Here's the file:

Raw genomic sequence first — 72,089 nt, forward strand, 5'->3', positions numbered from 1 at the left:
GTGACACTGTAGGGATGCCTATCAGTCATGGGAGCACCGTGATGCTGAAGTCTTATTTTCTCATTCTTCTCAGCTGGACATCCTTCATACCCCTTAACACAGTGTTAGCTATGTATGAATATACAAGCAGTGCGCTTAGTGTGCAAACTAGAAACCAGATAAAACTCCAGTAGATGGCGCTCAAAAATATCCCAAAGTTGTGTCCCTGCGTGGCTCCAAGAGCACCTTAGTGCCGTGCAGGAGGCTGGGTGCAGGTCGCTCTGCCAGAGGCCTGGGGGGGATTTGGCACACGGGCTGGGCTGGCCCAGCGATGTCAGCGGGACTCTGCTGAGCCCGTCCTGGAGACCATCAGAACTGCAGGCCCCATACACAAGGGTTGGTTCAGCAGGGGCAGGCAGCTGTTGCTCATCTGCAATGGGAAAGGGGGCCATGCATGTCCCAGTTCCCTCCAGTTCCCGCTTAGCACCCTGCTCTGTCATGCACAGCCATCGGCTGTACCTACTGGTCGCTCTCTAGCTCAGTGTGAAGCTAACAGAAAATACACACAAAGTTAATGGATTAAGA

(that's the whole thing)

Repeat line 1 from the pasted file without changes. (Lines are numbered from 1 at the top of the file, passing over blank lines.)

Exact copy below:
Raw genomic sequence first — 72,089 nt, forward strand, 5'->3', positions numbered from 1 at the left: